contented and comforted, that he would as willingly be the least
as any other would be the greatest, as peaceable and contented in
the lowest as in the highest place, and as willingly held of
small and low account and of no name or reputation as to be more
honourable and greater in the world than others. For Thy will
and the love of Thine honour ought to go before all things, and
to please and comfort him more, than all benefits that are given
or may be given to himself.

(1) Acts v. 41.

Of four things which bring great peace

“My Son, now will I teach thee the way of peace and of true

2. Do, O my Lord, as Thou sayest, for this is pleasing unto me to

3. “Strive, My Son, to do another’s will rather than thine own.
Choose always to have less rather than more. Seek always after
the lowest place, and to be subject to all. Wish always and pray
that the will of God be fulfilled in thee. Behold, such a man as
this entereth into the inheritance of peace and quietness.”

4. O my Lord, this Thy short discourse hath in itself much of
perfectness. It is short in words but full of meaning, and
abundant in fruit. For if it were possible that I should fully
keep it, disturbance would not so easily arise within me. For as
often as I feel myself disquieted and weighed down, I find myself
to have gone back from this teaching. But Thou, Who art
Almighty, and always lovest progress in the soul, vouchsafe more
grace, that I may be enabled to fulfil Thy exhortation, and work
out my salvation.


5. O Lord my God, be not Thou far from me, my God, haste Thee to
help me,(1) for many thoughts and great fears have risen up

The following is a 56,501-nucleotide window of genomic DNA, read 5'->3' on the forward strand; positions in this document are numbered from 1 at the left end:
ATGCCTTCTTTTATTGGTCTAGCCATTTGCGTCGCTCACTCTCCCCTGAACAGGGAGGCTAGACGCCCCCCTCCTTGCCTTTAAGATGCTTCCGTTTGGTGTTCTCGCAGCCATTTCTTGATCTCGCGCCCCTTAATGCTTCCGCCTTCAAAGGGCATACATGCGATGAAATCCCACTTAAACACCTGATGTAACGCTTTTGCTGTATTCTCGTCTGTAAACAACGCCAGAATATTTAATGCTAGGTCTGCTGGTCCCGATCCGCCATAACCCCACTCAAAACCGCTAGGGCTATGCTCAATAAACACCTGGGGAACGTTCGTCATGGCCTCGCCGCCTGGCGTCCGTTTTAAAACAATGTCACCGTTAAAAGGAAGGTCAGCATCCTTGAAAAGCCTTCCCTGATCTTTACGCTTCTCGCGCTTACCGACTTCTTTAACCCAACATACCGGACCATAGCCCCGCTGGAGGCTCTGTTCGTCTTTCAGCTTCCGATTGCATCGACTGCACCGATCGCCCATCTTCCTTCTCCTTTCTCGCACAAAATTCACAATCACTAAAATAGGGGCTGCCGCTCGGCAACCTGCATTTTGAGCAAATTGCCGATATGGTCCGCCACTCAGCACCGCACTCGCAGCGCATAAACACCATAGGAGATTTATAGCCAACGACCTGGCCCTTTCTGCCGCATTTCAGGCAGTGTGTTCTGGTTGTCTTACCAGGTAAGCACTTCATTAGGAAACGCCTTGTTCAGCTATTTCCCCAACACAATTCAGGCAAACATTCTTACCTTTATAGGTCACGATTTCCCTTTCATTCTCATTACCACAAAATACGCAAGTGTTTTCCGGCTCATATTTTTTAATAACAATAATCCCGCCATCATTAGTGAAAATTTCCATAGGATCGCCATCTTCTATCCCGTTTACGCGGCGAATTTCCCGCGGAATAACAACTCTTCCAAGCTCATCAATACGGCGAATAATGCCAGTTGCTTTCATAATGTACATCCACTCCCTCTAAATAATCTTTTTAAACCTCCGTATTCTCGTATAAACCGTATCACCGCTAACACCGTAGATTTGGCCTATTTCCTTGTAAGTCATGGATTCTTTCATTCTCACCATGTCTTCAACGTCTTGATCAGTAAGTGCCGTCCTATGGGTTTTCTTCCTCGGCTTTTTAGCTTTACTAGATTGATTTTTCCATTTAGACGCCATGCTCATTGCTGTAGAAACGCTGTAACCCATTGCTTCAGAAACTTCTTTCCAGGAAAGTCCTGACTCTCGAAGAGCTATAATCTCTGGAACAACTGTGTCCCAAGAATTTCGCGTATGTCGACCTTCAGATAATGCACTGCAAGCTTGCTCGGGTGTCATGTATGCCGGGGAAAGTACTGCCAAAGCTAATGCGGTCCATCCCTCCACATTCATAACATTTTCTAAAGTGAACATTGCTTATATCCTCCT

against me, afflicting my soul. How shall I pass through them
unhurt? how shall I break through them?

6. “I,” saith He, “will go before thee, and make the crooked
places straight.”(2) I will open the prison doors, and reveal to
thee the secret places.

7. Do, Lord, as Thou sayest; and let all evil thoughts fly away
before Thy face. This is my hope and my only comfort, to fly
unto Thee in all tribulation, to hope in Thee, to call upon Thee
from my heart and patiently wait for Thy loving kindness.


8. Enlighten me, Blessed Jesus, with the brightness of Thy inner
light, and cast forth all darkness from the habitation of my
heart. Restrain my many wandering thoughts, and carry away the
temptations which strive to do me hurt. Fight Thou mightily for
me, and drive forth the evil beasts, so call I alluring lusts,
that peace may be within Thy walls and plenteousness of praise
within Thy palaces,(3) even in my pure conscience. Command Thou
the winds and the storms, say unto the sea, “Be still,” say unto
the stormy wind, “Hold thy peace,” so shall there be a great

9. Oh send forth Thy light and Thy truth,(4) that they may shine
upon the earth; for I am but earth without form and void until
Thou give me light. Pour forth Thy grace from above; water my
heart with the dew of heaven; give the waters of devotion to